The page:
American character actor Harry Morgan, who played Col. Sherman T. Potter in the TV version of MASH, has died at his Los Angeles home.
Morgan died Wednesday morning after having pneumonia, according to his family.
Morgan had a prolific TV and film career, including playing:
- Officer Bill Gannon in the 1967 TV version of Dragnet.
- A harried husband on the 1960s sitcom Pete and Gladys.
- Willie Larkin on The Partridge Family.
- Various small roles on Gunsmoke.
However, Morgan considered Col. Potter his best role. It earned him an Emmy in 1980 and he greeted the end of MASH, the long-running series about a Korean War medical unit, with sadness. The Col. Potter character was acerbic, but kind-hearted.
"He was firm. He was a good officer and he had a good sense of humour. I think it’s the best part I ever had," Morgan said in a 1983 interview as MASH drew to a close.
Morgan played a series of Western bad guys, loyal sidekicks, judges, sheriffs, soldiers, thugs and police chiefs in dozens of films, including High Noon, Torch Song and The Forty-Niners. In How the West Was Won, he played Ulysses S. Grant.
He was also a regular on The Richard Boone Show (1963-64), Kentucky Jones (1964-65), The D.A. (1971-72), The Love Boat (1978-85) and Murder She Wrote (1987). He appeared in the 1990s series such as Grace Under Fire and 3rd Rock from the Sun.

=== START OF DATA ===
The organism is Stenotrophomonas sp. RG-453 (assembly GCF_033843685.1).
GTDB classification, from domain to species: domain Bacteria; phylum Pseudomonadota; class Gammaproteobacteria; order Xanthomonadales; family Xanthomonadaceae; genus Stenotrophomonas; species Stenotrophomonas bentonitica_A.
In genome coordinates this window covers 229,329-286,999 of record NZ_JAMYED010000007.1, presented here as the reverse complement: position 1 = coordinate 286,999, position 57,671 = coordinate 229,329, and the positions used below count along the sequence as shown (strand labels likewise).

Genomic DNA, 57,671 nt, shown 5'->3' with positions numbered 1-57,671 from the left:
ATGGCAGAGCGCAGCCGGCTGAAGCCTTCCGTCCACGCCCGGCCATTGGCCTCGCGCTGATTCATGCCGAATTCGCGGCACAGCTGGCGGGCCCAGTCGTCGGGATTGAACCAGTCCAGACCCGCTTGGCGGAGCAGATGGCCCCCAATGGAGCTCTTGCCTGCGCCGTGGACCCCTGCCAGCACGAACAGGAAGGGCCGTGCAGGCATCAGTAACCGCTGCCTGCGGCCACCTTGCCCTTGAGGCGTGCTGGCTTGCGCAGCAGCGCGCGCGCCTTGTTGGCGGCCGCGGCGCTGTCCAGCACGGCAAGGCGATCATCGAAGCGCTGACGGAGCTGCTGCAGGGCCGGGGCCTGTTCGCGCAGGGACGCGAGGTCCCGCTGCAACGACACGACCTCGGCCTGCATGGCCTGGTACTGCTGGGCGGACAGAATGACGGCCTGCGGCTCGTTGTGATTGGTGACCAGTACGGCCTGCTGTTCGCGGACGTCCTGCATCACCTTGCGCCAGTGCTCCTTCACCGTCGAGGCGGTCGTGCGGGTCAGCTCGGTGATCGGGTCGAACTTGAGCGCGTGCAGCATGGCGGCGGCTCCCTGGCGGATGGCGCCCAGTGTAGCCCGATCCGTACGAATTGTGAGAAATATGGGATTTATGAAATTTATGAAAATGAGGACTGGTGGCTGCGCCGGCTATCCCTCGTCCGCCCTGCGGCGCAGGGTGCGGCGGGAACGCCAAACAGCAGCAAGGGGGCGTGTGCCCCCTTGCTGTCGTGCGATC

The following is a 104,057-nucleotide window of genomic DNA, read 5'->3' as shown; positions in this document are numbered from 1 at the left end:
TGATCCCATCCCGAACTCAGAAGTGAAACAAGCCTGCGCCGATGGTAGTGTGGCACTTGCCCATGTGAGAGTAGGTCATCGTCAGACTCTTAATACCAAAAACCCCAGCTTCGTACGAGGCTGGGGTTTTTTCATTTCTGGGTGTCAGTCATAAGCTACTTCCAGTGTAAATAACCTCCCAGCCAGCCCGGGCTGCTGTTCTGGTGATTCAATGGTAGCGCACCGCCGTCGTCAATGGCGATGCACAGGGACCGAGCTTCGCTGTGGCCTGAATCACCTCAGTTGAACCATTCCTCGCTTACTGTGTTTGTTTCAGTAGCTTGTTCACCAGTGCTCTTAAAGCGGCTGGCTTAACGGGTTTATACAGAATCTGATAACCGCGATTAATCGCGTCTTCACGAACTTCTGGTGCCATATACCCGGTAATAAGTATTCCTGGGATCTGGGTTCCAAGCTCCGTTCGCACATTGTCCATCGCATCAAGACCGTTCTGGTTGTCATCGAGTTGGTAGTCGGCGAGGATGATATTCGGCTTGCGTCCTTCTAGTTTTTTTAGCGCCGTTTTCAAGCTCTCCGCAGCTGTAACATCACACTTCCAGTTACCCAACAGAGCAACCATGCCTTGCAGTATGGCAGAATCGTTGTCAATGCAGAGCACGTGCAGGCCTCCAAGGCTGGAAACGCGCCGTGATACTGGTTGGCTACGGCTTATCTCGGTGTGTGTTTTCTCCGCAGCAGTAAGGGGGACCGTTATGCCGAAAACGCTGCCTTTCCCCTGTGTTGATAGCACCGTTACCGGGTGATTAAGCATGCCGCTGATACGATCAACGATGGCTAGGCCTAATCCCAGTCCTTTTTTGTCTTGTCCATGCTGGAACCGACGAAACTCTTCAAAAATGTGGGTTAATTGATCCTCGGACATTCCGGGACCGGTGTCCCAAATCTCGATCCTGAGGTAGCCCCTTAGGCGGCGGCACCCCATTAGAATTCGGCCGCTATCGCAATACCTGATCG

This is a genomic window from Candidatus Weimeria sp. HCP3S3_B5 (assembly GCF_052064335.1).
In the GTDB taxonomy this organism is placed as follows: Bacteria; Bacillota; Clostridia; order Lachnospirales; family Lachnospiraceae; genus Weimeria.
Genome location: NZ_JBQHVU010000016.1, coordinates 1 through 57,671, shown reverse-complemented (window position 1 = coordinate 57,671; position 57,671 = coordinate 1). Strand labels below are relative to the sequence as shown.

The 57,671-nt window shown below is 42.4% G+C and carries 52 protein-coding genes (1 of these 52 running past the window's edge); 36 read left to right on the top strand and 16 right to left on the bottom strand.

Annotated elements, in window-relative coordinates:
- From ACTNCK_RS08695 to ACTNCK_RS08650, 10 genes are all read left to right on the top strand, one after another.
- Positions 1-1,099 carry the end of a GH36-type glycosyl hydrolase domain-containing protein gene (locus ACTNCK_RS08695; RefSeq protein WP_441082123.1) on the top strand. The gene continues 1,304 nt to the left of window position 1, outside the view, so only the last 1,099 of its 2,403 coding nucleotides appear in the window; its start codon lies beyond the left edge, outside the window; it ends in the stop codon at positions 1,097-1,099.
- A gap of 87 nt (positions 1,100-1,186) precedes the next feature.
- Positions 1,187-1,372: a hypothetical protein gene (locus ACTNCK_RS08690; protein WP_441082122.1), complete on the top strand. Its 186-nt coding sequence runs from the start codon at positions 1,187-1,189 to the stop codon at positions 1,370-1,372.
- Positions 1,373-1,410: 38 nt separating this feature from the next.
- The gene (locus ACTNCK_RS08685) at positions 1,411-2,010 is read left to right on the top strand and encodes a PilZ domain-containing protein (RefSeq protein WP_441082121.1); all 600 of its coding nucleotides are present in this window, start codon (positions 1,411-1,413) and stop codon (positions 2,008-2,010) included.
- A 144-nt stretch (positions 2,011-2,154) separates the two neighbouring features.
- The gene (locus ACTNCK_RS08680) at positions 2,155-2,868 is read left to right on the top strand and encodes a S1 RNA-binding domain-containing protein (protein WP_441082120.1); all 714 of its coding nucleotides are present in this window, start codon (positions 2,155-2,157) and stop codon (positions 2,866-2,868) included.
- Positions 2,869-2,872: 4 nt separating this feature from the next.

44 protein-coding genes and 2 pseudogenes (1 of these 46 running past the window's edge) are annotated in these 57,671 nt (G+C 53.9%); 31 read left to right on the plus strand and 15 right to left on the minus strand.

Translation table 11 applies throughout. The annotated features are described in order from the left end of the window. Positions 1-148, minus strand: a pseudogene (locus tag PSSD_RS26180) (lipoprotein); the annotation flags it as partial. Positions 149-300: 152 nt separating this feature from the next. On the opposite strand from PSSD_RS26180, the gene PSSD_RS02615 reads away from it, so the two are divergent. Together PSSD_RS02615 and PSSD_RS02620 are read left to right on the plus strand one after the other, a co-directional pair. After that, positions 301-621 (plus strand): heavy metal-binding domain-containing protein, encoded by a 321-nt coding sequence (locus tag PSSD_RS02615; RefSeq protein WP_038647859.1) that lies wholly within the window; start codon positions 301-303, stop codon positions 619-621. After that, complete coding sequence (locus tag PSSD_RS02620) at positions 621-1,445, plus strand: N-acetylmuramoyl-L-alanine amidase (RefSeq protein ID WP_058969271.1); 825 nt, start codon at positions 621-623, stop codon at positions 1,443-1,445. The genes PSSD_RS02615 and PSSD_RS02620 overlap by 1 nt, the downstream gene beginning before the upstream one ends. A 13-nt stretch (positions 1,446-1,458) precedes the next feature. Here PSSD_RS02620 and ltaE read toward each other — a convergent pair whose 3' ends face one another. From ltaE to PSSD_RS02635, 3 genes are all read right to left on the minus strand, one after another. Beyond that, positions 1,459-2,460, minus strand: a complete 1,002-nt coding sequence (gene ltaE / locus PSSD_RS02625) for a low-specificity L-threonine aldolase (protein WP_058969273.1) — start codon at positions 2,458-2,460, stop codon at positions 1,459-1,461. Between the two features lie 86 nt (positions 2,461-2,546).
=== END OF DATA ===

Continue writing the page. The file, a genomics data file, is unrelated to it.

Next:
Morgan was born Harry Bratsburg on April 10, 1915, in Detroit. He entered university intending to be a lawyer, but became interested in theatre while still an undergraduate.
He made his professional acting debut in a summer stock theatre and moved on to Broadway in 1937 in the original production of Golden Boy, playing in a cast that also included Karl Malden and Lee J. Cobb.
Changes name to avoid confusion
Morgan moved to California in 1942, where he took a theatre role before being signed by 20th Century Fox. He originally used the screen name Henry Morgan, but changed Henry to Harry in the 1950s to avoid confusion with the radio and television comedian Henry Morgan.
He attracted attention beginning in 1943 with The Ox-Bow Incident in which he played a drifter caught up in a lynching in a Western town. He also appeared in the 1948 movie version of All My Sons, with Edward G. Robinson and Burt Lancaster, and 1949’s Yellow Sky with Gregory Peck and Anne Baxter.
Morgan’s first wife, Eileen Detchon, died in 1985 after 45 years of marriage.
He is survived by his wife, Barbara Bushman, whom he married in 1986; three sons from his first marriage, Christopher, Charles and Paul; and eight grandchildren. A fourth son, Daniel, died in 1989.